Work/Life

What To Know Before You Post Negative Comments About Your Company

You can't stop legal action, but you can control how you leave a review on sites like Glassdoor.
Yes, sharing your terrible work experiences are valuable. But there are legal risks in how you do it.
Yes, sharing your terrible work experiences are valuable. But there are legal risks in how you do it.

If you’re a restaurant customer who wants to post about your salty risotto, you can share your grievance on Yelp. If you’re a job-seeker who wants to get the temperature of a company’s morale, salary ranges and management practices, you go to the Yelp of job reviews: Glassdoor.

The popular online jobs site, which launched in 2008, allows employees and former workers to anonymously share their opinions on office snacks (a common “pro”), management practices (“Work/life balance. What balance?”), moods (“big time Kool Aid”) and how they feel after leaving (“Quitting was the best decision I made.”).

But when is your anonymous review against your no-good employer not just personally objectionable, but legally actionable?

HuffPost asked legal experts to explain the risks you take on when posting anonymously about an employer, and the constitutional protections you have.

Yes, an upset employer can seek to sue.

“As a practical matter, there’s very little that stops motivated employers who are upset about bad reviews by their former employees from initiating litigation,” said Aaron Mackey, a staff attorney at the Electronic Frontier Foundation, a digital rights group. The EFF has filed briefs involving Glassdoor in cases that sought to unmask anonymous users on behalf of individuals’ right to anonymous online speech.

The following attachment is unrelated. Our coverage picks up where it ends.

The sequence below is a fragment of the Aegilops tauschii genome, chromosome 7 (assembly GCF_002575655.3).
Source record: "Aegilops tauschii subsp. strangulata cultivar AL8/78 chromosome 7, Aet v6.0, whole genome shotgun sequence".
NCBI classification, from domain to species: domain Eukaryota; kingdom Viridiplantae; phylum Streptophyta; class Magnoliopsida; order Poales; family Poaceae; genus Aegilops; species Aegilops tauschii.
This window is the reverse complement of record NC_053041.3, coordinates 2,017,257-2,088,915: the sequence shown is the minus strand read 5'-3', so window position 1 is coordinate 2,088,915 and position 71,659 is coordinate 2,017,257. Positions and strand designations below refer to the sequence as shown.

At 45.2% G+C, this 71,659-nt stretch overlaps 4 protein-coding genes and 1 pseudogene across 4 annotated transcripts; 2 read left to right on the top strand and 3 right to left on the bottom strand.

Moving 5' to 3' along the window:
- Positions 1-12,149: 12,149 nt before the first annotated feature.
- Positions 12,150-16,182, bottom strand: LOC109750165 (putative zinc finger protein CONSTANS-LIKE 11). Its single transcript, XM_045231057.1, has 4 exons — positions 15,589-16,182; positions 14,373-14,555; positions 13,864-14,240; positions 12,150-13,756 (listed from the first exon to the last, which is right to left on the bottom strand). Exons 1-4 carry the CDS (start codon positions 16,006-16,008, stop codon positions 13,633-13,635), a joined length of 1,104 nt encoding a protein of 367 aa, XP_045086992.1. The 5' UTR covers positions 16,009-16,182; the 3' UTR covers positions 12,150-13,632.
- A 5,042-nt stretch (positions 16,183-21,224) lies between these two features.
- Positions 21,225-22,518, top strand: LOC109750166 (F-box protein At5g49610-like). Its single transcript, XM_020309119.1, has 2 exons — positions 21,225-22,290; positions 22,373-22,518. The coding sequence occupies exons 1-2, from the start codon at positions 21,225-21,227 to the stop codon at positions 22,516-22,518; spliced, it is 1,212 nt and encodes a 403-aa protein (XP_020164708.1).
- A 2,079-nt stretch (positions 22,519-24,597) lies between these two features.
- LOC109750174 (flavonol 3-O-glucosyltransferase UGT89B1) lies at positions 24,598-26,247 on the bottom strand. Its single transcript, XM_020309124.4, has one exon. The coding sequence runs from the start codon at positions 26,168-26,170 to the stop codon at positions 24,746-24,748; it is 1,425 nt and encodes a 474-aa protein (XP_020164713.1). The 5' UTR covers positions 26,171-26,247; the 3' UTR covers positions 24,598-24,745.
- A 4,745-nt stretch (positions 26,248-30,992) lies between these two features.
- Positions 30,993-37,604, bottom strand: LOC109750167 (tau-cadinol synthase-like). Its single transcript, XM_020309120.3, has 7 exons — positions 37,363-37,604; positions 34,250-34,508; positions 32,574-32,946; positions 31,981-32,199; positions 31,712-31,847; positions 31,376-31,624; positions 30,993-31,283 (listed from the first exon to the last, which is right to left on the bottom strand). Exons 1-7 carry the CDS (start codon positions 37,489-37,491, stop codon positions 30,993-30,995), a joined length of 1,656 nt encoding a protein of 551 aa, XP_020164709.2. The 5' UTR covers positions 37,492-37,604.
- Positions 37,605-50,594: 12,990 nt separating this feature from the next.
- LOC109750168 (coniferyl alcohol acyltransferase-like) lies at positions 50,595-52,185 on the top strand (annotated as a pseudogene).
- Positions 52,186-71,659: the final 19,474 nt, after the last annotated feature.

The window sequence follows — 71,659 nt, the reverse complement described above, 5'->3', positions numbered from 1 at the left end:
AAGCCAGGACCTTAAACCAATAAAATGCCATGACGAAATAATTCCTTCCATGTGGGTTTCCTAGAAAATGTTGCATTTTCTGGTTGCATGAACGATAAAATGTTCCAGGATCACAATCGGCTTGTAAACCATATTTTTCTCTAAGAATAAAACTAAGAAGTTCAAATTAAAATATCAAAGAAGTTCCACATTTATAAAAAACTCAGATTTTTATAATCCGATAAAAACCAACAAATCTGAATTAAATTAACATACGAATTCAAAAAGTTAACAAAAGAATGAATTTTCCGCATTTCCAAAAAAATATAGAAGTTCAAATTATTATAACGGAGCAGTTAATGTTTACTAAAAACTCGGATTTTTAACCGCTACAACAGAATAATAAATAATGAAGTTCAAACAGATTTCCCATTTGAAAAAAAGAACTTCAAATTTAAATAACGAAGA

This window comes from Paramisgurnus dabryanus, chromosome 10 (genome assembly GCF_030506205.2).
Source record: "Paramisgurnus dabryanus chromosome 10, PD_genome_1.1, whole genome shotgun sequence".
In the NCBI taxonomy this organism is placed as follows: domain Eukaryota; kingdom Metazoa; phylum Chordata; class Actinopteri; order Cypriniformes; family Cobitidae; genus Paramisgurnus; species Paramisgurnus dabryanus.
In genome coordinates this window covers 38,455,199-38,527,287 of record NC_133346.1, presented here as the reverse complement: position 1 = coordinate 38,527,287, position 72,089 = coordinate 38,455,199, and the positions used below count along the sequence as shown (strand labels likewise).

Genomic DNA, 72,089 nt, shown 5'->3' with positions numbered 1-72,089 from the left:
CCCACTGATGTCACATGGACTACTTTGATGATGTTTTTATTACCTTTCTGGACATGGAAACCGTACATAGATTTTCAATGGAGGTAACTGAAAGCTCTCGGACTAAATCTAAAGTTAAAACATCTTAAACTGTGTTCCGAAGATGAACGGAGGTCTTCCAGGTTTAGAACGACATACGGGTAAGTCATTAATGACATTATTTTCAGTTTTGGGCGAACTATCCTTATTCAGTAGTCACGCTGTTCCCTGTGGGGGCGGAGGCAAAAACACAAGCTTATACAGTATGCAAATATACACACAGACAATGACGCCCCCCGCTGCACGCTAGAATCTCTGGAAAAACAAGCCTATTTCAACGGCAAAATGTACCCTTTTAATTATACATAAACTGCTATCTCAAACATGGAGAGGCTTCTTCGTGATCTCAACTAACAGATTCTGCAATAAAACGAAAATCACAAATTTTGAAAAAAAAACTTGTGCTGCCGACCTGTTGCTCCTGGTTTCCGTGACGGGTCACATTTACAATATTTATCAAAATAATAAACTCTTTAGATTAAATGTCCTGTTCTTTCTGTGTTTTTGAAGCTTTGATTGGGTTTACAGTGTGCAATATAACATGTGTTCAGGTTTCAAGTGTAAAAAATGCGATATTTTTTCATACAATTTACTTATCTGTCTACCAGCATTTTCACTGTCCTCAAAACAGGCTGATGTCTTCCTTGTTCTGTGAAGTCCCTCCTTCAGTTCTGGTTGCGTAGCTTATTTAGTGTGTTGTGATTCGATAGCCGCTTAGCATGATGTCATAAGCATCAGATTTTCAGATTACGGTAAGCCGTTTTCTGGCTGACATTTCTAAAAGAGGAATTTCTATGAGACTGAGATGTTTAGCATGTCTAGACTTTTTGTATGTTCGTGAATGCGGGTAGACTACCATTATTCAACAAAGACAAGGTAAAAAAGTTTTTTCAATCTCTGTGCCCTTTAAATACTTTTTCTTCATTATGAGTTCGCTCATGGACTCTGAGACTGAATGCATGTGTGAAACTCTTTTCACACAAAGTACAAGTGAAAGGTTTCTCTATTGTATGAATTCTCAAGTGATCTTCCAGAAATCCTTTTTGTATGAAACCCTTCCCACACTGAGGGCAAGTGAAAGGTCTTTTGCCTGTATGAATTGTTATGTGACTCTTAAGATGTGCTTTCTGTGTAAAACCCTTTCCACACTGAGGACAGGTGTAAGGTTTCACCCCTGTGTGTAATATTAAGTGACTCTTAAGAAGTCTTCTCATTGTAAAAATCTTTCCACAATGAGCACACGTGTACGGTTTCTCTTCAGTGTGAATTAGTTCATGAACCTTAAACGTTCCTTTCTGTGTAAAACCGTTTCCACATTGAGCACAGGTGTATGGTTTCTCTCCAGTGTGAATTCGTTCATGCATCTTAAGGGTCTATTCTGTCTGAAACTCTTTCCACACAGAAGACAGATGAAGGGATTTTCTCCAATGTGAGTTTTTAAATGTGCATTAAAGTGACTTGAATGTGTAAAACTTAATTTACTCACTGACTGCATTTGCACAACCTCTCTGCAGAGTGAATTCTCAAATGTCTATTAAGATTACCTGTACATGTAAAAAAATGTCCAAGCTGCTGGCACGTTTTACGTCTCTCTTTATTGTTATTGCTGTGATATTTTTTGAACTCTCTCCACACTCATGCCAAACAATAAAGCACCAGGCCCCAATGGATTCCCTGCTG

In an increasingly litigious nation, though, more employers are using legal action to send a message to employees to watch what they do. “I’m seeing a huge rise in lawsuits against employees by employers for all kinds of things,” said Donna Ballman, a Florida-based employment attorney. “It used to be that employers waited until they were sued before they did anything like that, but now I’m seeing employers being very aggressive.”

Here’s how to share a bad review of your company more safely.

How you tell the story of your workplace experience can mean the difference of whether you get sued successfully. Just stating what you say is an opinion does not make it one. In a defamation claim, courts are determining if what you say is able to be proven true or false — what is a called a “verifiable fact.” One of the key elements in establishing that you’re committing defamation is a false statement of fact.

In its own pro tips guideline given to flagged users who are writing reviews that could be challenged by their employer, Glassdoor offers the example of you noting drug use at a company.

“If you say in your Review that ‘the CEO uses illegal drugs at every work party,’ well, that’s hard to characterize as an opinion. If you say instead ‘it seems to me there is a lot of drug use at my company’ it is much more likely to be considered an opinion,” Glassdoor’s tips page states.

Then there’s your descriptors. Take the case of Vogel v. Felice where the defendant made the alleged defamatory statement of putting the plaintiffs on a list of “Top Ten Dumb Asses.” Taking that as an insult is in the eye of the beholder. We don’t have a standard meaning of what a dumb ass is — it can be said lovingly or to cause offense. In that case, the plaintiffs failed to prove that being called a “dumb ass” was a provable factual proposition.

“There are classic terms and words that have a variety of meanings that are puffery or hyperbole that don’t amount to actually being capable of defaming someone,” Mackey said.

If you want to share your negative workplace experience without defamation risks, “stick to the facts that are truthful and provably truthful or at least not provably false,” Ballman said.

Anonymity online is not guaranteed.

The Supreme Court has repeatedly decided that we have a right to anonymous free speech as protected by the First Amendment. But that doesn’t guarantee your employer can’t find out who you are when posting anonymously.

“There’s nothing that absolutely protects someone’s anonymity,” Mackey said.